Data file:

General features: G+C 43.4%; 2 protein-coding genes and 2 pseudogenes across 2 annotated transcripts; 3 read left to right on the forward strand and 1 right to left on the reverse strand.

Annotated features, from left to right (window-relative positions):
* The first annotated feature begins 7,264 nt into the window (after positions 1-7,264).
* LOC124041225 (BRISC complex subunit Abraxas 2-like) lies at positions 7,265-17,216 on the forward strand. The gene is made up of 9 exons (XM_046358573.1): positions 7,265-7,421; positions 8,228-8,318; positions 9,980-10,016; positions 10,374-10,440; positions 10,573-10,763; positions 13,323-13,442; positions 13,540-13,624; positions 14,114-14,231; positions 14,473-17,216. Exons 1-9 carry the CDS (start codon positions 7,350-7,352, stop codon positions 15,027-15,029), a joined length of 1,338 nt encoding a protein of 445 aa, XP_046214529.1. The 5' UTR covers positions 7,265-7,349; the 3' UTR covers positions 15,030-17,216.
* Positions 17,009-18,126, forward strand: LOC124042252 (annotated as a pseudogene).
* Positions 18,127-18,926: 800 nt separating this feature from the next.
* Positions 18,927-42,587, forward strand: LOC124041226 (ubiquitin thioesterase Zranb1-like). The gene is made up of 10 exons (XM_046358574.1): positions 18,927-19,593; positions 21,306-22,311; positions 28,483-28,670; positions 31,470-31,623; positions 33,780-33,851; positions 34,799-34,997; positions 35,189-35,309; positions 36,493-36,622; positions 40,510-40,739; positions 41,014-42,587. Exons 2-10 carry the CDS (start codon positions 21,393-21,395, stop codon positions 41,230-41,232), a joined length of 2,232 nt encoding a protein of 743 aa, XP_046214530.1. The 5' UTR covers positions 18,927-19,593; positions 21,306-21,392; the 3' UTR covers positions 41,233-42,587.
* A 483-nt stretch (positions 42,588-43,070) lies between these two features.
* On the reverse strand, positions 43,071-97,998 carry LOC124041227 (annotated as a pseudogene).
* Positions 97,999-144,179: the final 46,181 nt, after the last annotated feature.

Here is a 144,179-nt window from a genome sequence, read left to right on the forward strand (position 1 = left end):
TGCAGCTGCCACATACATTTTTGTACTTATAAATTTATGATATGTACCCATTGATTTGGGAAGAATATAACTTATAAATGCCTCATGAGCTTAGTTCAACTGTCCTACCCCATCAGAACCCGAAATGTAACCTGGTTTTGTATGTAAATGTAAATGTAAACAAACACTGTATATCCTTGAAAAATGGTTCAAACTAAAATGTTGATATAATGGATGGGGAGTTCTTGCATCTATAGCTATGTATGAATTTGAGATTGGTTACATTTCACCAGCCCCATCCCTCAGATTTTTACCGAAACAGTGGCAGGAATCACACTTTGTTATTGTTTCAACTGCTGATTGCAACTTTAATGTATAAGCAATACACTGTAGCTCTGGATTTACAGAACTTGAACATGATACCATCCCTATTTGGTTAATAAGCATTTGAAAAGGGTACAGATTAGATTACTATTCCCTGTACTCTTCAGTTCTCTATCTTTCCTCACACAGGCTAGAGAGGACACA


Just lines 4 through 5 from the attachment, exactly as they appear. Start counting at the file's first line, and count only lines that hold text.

* LOC124041225 (BRISC complex subunit Abraxas 2-like) lies at positions 7,265-17,216 on the forward strand. The gene is made up of 9 exons (XM_046358573.1): positions 7,265-7,421; positions 8,228-8,318; positions 9,980-10,016; positions 10,374-10,440; positions 10,573-10,763; positions 13,323-13,442; positions 13,540-13,624; positions 14,114-14,231; positions 14,473-17,216. Exons 1-9 carry the CDS (start codon positions 7,350-7,352, stop codon positions 15,027-15,029), a joined length of 1,338 nt encoding a protein of 445 aa, XP_046214529.1. The 5' UTR covers positions 7,265-7,349; the 3' UTR covers positions 15,030-17,216.
* Positions 17,009-18,126, forward strand: LOC124042252 (annotated as a pseudogene).